We’ve come a long way since independence, and sometimes it’s easy to forget how the journey was made since those humble beginnings 57 years ago. To celebrate the passage that is nearly six decades of our country’s existence, Petronas has come up with A Walk Through Time for Merdeka and Malaysia Day 2014.
The three-and-a half-minute webfilm, capturing the spirit and gestalt shown by the late Yasmin Ahmad in previous outings, relives our nation’s history, viewed through a series of significant milestones.
Merdeka, the formation of Malaysia and the historic 1992 Thomas Cup win are just some of the key moments captured in the compelling shorty, produced by Leo Burnett Malaysia and crafted by film company Reservoir Production.
Plenty of nostalgia on show, from the (in)famous two-decade-long KL Mini Bus service and the late Tan Sri P. Ramlee’s iconic Laksamana Do Re Mi from 1972 to a time when rickshaws were routine daily transportation and bell bottoms a norm. A Petronas station from the 80s is also depicted.
A high level of care and attention to detail is evident throughout, most impressively showcased by the props, from the Ruby Theatre in Ipoh (now housing a furniture store, but which had its exterior restored to its former glory for the film) to items such as an Everyday milk tin and an immaculate Broadcast Relay Service Rediffusion television.
Accuracy happens in the background as well – for example, even if it’s not visible in the film itelf, the tear-off calendar on the wall in the scene that depicts Monday, September 16, 1963 (Malaysia Day) actually reflects the date.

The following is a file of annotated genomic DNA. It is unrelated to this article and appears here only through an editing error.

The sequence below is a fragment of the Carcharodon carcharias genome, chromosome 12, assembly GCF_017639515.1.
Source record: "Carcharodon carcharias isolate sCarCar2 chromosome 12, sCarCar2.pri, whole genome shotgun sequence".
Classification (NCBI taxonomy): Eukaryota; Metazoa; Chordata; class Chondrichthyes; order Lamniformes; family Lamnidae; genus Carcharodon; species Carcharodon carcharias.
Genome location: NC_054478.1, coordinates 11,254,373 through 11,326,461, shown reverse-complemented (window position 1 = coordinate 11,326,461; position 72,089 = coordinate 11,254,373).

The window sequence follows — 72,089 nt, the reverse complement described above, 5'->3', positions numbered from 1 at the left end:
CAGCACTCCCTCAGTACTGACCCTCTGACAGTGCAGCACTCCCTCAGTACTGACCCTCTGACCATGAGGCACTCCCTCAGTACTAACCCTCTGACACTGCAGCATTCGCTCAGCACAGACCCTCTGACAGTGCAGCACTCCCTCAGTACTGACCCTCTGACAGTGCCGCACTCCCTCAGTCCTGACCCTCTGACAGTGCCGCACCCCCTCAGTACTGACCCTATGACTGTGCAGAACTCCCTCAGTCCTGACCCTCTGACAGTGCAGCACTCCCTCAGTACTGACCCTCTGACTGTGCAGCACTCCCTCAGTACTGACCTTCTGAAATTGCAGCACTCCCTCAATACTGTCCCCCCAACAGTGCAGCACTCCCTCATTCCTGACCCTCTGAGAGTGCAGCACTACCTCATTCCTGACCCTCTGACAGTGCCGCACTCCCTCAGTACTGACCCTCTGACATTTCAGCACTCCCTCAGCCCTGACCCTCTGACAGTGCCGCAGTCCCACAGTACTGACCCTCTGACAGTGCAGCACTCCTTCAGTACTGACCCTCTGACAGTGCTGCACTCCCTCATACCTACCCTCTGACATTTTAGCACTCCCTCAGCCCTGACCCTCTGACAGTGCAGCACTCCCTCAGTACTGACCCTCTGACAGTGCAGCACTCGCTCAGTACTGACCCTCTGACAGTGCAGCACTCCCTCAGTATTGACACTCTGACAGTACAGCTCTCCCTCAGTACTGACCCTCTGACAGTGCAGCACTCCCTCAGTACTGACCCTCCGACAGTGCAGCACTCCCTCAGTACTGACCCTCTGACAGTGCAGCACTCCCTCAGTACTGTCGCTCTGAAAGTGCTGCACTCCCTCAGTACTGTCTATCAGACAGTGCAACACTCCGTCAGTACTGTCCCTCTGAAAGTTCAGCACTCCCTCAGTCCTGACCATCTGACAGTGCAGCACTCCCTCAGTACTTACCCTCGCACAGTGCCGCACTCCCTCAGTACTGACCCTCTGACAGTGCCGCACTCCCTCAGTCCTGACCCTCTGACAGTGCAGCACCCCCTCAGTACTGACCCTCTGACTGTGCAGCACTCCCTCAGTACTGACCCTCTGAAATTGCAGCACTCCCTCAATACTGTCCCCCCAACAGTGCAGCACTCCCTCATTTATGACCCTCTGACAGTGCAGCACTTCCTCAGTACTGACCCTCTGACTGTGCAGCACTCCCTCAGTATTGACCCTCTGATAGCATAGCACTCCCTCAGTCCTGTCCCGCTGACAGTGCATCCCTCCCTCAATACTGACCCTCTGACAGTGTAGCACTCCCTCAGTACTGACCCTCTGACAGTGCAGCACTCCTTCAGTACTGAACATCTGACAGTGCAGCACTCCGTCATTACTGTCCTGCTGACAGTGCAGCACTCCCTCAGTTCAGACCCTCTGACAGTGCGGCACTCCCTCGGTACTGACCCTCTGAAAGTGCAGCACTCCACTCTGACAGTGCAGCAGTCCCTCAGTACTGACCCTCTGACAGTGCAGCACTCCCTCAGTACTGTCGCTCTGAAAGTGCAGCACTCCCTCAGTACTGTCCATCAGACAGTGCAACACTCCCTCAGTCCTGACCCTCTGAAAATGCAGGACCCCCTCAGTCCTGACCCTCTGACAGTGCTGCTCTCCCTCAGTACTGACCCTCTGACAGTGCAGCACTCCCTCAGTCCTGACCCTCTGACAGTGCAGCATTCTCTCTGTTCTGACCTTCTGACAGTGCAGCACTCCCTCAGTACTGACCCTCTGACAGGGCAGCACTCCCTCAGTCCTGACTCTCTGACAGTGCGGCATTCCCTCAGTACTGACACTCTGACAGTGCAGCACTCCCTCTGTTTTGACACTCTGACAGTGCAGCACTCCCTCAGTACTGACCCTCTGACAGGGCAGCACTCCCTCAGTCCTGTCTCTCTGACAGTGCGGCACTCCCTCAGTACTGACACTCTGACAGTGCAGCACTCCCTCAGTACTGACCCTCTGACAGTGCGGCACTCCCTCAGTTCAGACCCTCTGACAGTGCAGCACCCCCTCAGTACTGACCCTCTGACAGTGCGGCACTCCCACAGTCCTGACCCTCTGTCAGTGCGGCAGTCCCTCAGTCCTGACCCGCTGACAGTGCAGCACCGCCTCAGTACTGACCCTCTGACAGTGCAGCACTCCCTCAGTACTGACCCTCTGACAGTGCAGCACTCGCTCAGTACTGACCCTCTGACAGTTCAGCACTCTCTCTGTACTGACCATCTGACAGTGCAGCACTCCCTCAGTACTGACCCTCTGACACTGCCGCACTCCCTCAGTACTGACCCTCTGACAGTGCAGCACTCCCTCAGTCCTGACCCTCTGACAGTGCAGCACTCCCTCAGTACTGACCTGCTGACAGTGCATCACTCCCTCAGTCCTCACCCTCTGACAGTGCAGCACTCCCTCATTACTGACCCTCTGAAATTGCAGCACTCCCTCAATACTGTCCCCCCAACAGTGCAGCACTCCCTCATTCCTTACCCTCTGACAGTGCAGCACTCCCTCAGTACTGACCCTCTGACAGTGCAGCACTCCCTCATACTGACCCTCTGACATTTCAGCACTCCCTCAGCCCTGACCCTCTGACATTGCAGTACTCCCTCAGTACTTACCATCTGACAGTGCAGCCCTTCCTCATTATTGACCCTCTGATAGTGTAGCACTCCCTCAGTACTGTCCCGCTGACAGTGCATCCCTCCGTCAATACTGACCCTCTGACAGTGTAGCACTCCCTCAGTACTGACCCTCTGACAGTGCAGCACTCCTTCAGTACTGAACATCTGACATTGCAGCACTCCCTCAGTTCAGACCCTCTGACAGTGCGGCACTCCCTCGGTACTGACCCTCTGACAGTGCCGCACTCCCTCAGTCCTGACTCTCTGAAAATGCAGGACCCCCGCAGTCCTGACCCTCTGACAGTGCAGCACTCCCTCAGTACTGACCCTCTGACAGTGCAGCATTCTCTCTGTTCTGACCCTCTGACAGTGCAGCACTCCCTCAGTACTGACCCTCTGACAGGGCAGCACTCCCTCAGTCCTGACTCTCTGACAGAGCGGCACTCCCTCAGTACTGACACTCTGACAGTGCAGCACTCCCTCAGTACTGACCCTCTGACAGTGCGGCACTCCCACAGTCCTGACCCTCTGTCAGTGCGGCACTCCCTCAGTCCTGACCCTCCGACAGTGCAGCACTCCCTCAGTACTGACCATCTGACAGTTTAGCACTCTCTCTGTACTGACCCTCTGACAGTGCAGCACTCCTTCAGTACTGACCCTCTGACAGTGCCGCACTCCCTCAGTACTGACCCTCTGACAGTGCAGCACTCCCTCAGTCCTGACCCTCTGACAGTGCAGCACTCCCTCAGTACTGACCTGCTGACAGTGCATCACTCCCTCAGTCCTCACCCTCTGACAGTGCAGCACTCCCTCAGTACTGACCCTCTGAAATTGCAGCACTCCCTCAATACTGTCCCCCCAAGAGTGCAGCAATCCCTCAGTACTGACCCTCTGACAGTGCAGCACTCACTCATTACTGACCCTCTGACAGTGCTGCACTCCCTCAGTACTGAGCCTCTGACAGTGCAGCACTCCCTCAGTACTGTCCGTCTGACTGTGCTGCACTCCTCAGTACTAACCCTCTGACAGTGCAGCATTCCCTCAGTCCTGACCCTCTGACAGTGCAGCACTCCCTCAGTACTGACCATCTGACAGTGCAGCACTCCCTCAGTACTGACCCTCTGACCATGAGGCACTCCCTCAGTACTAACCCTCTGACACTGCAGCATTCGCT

Vehicles from the eras are also featured – the first Proton Saga, Mark I Mini, MG TF and Morris Minor are among the metal to be seen (the Ford Escort Mk II propped in the Ruby frameset didn’t actually come into production until 1974, but let’s not split hairs about this, seeing as the two-door example chosen is representative of the decade).
Kuala Lumpur’s modern skyline is also represented, with the Petronas Twin Towers, KL Tower and the Rapid Rail LRT system featured. The neat touch is that the two protagonists never age, despite travelling through the six decades of the country’s transformation, which encapsulates the film’s tagline of “Reflect on yesterday. Live for today. Hope for tomorrow” rather nicely.
But enough of that now. Enjoy the video (and once you’re done, catch the The Making Of), and we at paultan.org would like to wish all Malaysians Selamat Hari Merdeka! May we always remember who we are, where we came from and how we got here.